Because most philosophies that frown on reproduction don't survive.

Monday, June 09, 2008

What Will the Children Think

In an online debate about the "gay marriage" issue a while back, I heard a woman say that one of her concerns (in light of an assumption that the day of gay marriage was pretty much inevitably on its way) was how she would explain to a school-aged child why exactly she couldn't go visit a friend who had "two mommies" or "two daddies". This was immediately jumped on as being an incredibly homophobic idea. Why not, many asked, use this as a teaching moment? "Little Jenny has two mothers who love each other very much. However, we as Catholics believe that only a man and a woman can get married."

Now, the "teach the controversy" idea is a very popular one in the modern US. We like to think of ourselves as being open-minded and fair -- and also when you're talking to your opponents it's a good code for saying, "Sure you disagree with you, but do you mind teaching people my views anyway?"

However, as the parent (and looking back on having been a child) I think that the sheltering approach is probably the way to go.

Little though the idea may appeal to us at times, there are a lot of things that a mind not yet fully formed is simply not yet ready to deal with. One of these, I think, is "Sometimes people who seem nice or good in many ways do things which we consider gravely sinful -- even though it may not look very bad at first glance."

Actually, to be honest, it's an idea that even many minds which by rights should be fully formed do not seem to be able to deal with. All too often we hear in reference to some hot button personal morality issue, "The people I know who do X all seem like well adjusted and loving people, so how morally destructive can it really be?"

Instinctually, we seem to want to sort people out into "good guys" and "bad guys". As we get older, we hopefully get better at understanding that otherwise good people sometimes do bad things and seem to be pretty happy to go on doing them. We learn to see that people have strengths and weaknesses and can't be conveniently classified. But this takes a lot of time, and I really don't think kids under a certain age are up to doing it.

Perhaps I was just an overly judgemental child, but I remember clearly that one of the difficulties my parents had with me was that when I heard about someone's actions that I had strong moral opinions about, it was hard to keep me from swinging to a rather vocal "that's a bad person" point of view. So when an aunt had several children out of wedlock, or another aunt got married outside the Church, when an uncle walked out on his wife and kids, or when a friend or relative became Protestant, I had a tendency not only to decide that everything about that person was bad, but to volunteer this opinion at all sorts of inopportune times. It's not impossible that I was more of a jerk than most children, but I suspect that this was actually pretty normal.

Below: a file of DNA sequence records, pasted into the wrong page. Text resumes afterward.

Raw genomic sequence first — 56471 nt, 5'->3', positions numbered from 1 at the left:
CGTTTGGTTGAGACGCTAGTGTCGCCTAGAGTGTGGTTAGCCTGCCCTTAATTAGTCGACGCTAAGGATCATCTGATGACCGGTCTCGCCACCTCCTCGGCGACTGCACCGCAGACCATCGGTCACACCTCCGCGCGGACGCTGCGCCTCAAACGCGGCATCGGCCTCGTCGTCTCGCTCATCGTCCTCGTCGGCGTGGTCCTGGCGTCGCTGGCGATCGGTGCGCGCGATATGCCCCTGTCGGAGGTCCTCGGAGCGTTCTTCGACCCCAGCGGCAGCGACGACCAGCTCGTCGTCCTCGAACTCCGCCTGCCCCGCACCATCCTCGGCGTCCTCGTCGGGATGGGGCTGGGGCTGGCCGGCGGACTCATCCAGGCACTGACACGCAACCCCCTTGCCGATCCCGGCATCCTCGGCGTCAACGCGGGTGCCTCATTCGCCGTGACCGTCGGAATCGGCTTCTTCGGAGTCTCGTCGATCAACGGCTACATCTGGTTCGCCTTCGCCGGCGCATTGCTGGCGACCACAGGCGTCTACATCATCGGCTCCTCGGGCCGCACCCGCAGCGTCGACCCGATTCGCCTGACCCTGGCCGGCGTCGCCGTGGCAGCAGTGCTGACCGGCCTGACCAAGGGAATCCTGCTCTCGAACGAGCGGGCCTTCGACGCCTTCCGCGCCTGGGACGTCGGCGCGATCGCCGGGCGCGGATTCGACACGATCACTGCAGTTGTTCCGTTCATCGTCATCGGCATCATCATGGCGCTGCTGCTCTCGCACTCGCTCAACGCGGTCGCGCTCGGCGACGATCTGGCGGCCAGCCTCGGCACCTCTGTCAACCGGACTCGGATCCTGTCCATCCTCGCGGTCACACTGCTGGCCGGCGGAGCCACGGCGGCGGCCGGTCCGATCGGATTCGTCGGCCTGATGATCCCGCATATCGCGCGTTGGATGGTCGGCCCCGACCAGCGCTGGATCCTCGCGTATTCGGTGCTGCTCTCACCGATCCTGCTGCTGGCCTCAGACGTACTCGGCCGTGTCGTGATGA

So you're faced with an awkward situation as a parent in a highly diverse society. You can socialize a child throughout a diverse group of acquaintances, and either go light on the moral teaching, or be clear on moral issues and risk your children constantly coming out with comments and judgements that will be seen as deeply offensive; or you can choose to create an artificially homogeneous social set while your children are young, and hope to put off the "dealing with diversity" issue until your child's moral universe is more fully formed.

Obviously, one has limited choice in these issues. Sometimes they have a way of becoming obvious through friends or relatives in a way that is unavoidable. But to the extent possible, it seems to me that rearing children in a religiously and culturally homogeneous environment up to a certain age makes it easier for them to both deal well with diversity later in life and retail a solid religious and moral grounding. Actively encountering too much diversity too early in life, on the other hand, seems to increase the danger of lapsing into either intolerance or indifference.


Louise said...

Wow, I think your ideas are spot-on. I read a news article about a book called "King and King" that is part of the curriculum for first-graders at a school in Massachusetts. This book is about a prince who decides to marry another prince instead of a princess. Parents filed a lawsuit; it was dismissed. I am not a parent yet, but reflecting on how impressionable I was at that age, I was horrified, thinking of how confusing such a book (and the inevitable ensuing discussion) would have been for me. Nowadays it seems to be trendy to expose children to as much diversity as possible as early as possible so that they are more tolerant, but I completely agree with your assessment -- I don't think young children are able to handle the idea that "nice" people can do gravely immoral things.

Jennifer F. said...

It seems to me that rearing children in a religiously and culturally homogeneous environment up to a certain age makes it easier for them to both deal well with diversity later in life and retail a solid religious and moral grounding.